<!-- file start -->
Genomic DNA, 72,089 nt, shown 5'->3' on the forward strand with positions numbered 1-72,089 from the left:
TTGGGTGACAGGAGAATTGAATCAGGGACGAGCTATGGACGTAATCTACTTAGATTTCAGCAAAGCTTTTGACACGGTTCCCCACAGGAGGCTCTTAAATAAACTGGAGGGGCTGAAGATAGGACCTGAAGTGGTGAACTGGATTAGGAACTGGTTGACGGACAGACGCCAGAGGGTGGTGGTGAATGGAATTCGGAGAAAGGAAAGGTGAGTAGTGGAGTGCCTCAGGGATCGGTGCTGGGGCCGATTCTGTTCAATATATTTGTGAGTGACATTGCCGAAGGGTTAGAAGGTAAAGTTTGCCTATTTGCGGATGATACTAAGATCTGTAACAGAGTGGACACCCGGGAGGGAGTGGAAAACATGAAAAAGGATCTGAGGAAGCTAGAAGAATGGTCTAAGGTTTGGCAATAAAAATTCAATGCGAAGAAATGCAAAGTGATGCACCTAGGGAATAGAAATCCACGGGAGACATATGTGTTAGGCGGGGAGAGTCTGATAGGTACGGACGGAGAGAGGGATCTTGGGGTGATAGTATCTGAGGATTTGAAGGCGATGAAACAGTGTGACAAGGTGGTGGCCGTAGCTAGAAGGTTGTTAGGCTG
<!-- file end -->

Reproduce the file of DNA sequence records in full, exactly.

Genomic DNA, 72,089 nt, shown 5'->3' on the forward strand with positions numbered 1-72,089 from the left:
TTGGGTGACAGGAGAATTGAATCAGGGACGAGCTATGGACGTAATCTACTTAGATTTCAGCAAAGCTTTTGACACGGTTCCCCACAGGAGGCTCTTAAATAAACTGGAGGGGCTGAAGATAGGACCTGAAGTGGTGAACTGGATTAGGAACTGGTTGACGGACAGACGCCAGAGGGTGGTGGTGAATGGAATTCGGAGAAAGGAAAGGTGAGTAGTGGAGTGCCTCAGGGATCGGTGCTGGGGCCGATTCTGTTCAATATATTTGTGAGTGACATTGCCGAAGGGTTAGAAGGTAAAGTTTGCCTATTTGCGGATGATACTAAGATCTGTAACAGAGTGGACACCCGGGAGGGAGTGGAAAACATGAAAAAGGATCTGAGGAAGCTAGAAGAATGGTCTAAGGTTTGGCAATAAAAATTCAATGCGAAGAAATGCAAAGTGATGCACCTAGGGAATAGAAATCCACGGGAGACATATGTGTTAGGCGGGGAGAGTCTGATAGGTACGGACGGAGAGAGGGATCTTGGGGTGATAGTATCTGAGGATTTGAAGGCGATGAAACAGTGTGACAAGGTGGTGGCCGTAGCTAGAAGGTTGTTAGGCTG